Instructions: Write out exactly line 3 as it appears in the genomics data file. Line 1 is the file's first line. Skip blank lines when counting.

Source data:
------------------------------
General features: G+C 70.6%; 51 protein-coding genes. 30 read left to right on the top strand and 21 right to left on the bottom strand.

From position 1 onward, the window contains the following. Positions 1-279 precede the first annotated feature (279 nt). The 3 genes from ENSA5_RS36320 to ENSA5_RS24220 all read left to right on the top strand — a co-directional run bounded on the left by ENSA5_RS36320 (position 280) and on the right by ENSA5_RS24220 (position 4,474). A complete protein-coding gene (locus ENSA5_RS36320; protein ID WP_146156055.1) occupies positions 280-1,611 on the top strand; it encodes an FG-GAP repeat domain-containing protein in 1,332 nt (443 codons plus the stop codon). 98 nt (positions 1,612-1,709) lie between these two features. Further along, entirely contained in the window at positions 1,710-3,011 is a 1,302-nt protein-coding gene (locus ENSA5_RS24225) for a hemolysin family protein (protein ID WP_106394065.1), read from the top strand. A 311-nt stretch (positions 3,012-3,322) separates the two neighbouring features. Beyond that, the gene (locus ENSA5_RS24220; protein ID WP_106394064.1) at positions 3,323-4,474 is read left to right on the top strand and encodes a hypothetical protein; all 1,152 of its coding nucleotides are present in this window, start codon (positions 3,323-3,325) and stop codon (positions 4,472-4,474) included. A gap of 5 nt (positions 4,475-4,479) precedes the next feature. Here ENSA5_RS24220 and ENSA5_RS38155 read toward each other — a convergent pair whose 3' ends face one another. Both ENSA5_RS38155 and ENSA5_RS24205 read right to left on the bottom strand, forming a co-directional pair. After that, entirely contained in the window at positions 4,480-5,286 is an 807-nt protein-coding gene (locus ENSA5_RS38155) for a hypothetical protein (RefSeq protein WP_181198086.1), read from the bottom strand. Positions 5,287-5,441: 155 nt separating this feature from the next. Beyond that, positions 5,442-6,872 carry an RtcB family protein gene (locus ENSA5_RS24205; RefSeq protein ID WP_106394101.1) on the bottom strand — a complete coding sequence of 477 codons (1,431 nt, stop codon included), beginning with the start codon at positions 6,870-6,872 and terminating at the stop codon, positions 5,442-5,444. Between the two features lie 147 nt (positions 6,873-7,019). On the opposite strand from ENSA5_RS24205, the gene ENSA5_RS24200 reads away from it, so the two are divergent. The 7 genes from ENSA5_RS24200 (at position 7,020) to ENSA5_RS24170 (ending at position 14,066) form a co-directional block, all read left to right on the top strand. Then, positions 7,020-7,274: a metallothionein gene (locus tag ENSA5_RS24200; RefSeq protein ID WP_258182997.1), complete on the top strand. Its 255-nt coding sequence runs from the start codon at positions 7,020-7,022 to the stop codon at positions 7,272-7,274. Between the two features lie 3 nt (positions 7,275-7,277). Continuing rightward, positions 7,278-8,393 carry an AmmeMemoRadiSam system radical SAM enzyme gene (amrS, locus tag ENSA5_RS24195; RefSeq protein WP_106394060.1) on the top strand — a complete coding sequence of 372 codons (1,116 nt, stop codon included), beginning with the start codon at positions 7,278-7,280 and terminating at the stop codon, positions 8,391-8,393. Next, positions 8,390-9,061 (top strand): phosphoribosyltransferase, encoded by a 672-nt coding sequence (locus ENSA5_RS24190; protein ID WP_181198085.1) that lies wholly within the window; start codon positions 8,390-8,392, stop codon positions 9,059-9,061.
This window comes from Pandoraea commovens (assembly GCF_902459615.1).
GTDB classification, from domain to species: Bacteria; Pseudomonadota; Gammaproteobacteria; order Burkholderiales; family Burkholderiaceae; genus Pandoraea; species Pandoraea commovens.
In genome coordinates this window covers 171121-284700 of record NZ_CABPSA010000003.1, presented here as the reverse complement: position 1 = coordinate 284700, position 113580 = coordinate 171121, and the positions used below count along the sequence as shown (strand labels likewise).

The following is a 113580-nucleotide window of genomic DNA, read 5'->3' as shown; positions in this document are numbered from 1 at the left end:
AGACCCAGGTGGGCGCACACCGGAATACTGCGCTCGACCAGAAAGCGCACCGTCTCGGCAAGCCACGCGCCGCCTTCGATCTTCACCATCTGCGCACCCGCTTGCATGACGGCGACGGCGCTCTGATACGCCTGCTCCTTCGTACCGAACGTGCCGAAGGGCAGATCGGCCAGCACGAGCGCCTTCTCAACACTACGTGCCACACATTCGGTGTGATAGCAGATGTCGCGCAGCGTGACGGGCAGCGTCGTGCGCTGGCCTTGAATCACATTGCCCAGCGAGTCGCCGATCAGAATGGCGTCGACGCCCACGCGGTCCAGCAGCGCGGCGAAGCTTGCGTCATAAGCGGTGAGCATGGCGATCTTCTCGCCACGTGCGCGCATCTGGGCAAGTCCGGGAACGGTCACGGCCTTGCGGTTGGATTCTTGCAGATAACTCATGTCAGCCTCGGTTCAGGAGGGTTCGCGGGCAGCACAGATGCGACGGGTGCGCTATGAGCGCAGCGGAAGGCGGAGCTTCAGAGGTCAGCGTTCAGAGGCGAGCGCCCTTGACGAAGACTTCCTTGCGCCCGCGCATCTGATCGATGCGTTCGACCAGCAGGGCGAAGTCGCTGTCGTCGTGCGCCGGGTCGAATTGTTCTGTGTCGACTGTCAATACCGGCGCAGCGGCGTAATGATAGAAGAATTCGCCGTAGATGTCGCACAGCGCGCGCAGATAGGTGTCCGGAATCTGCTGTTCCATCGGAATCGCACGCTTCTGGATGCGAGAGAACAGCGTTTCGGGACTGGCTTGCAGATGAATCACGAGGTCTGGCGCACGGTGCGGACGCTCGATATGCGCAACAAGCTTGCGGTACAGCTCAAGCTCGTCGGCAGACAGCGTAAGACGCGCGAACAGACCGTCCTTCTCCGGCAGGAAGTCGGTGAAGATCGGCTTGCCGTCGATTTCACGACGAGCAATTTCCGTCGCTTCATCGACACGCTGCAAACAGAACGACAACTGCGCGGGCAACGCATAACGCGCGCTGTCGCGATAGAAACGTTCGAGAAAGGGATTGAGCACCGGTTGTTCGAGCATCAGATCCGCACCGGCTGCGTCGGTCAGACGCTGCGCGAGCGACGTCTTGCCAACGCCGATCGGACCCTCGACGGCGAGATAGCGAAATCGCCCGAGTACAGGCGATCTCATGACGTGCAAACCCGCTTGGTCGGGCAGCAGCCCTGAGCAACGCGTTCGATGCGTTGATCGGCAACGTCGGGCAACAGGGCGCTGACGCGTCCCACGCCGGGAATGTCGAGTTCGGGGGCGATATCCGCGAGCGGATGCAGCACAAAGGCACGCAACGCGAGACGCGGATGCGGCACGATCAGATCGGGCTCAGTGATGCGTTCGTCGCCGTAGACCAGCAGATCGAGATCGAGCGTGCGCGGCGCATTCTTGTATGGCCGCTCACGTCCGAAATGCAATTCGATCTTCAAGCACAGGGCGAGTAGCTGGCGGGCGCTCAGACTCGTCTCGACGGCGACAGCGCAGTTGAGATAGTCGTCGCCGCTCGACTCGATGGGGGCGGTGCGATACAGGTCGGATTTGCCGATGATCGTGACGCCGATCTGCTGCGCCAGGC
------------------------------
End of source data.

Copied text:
This window comes from Pandoraea commovens (assembly GCF_902459615.1).